Choral music recording

Discussion in 'Live Sound' started by ojos, Mar 14, 2007.

  1. ojos

    ojos Guest

    Hello to everyone…here are some questions that I would appreciate if you can answer:

    I’m working in my final project of my university that is about choral recording, which I divided in four parts:

    1) Analysis (choir – recording location)

    2) Acoustic: we measure acoustic factors that are directly related with this type of recording:
    • Early Decay Time (EDT),
    • Reverberation Times (T10, T20, T30)
    • Clarity (C80), Definition (D50)
    • Speech Time Index (STI)
    • % Articulation Loss Consonants (%ALC), which are going to be presented next for each measure point.

    These measurements were made according get a proper reverb for the recording, and find points where the clarity of the speech would be the best.

    3) Electro Acoustics
    In this part we chose de mic techniques according to the results of the proper acoustic analysis.
    The techniques used here where:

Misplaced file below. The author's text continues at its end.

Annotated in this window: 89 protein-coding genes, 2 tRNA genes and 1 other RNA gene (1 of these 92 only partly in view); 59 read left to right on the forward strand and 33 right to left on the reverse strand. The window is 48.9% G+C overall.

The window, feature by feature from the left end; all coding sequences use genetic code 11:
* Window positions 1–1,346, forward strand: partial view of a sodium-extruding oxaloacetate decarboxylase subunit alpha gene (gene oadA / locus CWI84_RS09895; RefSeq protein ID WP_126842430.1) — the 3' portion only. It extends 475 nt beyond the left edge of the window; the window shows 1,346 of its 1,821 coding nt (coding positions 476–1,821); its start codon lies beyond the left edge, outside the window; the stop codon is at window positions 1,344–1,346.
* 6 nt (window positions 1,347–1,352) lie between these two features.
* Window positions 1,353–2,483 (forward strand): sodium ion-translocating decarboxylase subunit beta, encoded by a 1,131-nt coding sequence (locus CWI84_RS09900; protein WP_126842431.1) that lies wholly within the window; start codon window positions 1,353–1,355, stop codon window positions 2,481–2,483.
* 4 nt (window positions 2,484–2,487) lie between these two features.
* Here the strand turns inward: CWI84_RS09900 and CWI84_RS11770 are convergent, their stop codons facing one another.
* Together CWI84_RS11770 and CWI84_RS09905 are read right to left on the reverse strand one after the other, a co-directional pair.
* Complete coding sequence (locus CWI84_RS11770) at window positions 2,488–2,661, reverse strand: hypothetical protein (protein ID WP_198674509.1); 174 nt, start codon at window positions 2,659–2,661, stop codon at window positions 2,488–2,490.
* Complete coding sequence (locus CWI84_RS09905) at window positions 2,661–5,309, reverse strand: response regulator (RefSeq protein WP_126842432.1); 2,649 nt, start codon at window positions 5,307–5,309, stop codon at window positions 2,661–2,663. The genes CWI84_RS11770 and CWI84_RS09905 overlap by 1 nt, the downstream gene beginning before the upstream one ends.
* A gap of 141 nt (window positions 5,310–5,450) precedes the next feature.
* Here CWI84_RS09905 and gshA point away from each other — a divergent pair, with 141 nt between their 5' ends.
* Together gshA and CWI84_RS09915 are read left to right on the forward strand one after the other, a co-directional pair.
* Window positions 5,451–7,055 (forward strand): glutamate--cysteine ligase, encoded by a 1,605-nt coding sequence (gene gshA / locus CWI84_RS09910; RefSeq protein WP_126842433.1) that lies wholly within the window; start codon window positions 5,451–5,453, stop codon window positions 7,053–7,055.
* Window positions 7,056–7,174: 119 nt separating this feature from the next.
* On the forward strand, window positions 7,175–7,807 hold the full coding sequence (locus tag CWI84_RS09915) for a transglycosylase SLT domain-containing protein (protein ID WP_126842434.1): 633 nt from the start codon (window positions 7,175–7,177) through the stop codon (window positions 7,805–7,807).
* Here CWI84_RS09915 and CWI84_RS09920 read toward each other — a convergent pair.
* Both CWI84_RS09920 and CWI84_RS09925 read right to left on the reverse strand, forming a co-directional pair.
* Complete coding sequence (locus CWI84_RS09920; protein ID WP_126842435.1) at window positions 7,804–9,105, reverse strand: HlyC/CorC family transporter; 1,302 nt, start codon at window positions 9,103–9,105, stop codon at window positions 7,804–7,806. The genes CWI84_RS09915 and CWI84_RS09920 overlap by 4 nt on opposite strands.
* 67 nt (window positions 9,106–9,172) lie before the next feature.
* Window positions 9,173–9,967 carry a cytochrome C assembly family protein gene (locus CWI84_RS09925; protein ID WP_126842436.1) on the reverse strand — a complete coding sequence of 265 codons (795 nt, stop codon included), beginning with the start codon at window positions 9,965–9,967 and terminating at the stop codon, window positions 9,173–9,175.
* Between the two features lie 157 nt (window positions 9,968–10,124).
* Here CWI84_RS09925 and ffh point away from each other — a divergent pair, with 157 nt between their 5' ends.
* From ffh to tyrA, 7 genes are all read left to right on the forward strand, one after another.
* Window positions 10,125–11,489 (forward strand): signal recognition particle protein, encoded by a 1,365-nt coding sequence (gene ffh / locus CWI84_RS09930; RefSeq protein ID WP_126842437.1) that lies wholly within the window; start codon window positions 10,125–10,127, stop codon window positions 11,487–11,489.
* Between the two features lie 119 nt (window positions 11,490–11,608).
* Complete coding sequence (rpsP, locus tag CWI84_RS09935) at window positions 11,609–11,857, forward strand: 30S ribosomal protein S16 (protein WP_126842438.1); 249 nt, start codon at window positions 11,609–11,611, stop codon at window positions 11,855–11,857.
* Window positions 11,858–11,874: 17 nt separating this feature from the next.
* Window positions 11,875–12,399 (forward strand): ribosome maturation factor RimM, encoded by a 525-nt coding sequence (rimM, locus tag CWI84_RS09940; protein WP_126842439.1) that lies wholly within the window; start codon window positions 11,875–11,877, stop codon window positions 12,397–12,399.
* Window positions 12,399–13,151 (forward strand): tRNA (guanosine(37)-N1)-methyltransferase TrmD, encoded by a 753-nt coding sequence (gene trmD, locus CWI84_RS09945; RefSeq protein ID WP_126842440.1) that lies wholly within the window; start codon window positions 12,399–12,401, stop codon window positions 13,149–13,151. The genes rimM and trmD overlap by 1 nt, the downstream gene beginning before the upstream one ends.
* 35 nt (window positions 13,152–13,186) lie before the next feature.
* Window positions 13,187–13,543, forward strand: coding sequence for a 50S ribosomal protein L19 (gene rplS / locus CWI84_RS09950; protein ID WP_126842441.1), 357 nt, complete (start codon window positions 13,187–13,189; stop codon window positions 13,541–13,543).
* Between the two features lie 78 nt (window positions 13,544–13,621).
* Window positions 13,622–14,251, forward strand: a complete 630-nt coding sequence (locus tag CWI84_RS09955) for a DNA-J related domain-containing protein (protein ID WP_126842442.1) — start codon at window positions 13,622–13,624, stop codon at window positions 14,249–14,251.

Well, this was a small resume of what I’ve been doing the last months.
    Now, my question is for the following part of the project:

    4) Master Production

    This part is divided in Edition, Mix and mastering.
    We work with a choir without accompanied instruments.
    The instruments were added later

    What I need to know is which elements are fundamental or is there a sequence to follow in these parts of the recording

    I remind you that this is just for choral music, totally different from the pop/rock recording.

    I hope that you could help me with these questions

    Sincerely, Jose Pinto C
  2. MasonMedia

    MasonMedia Guest


    Welcome. I do choral recordings often and find your analysis steps interesting, if not daunting.

    Your step 4, Master Production, includes 3 parts. The term Edition is not familiar to me. Does this mean recording the tracks or rather editing tracks that have already been recorded? I suspect the latter.

    My process is to first do a rough mix to establish a balance so all the key elements are present. Then do any editing, cleaning up noises, mistakes, etc. Finally return to the mix; fine tuning the sound for balance, eq, reverb (if needed), etc. Lastly, after downmixing each element (song) of a project to stereo, master the project.

    Hope that helps.

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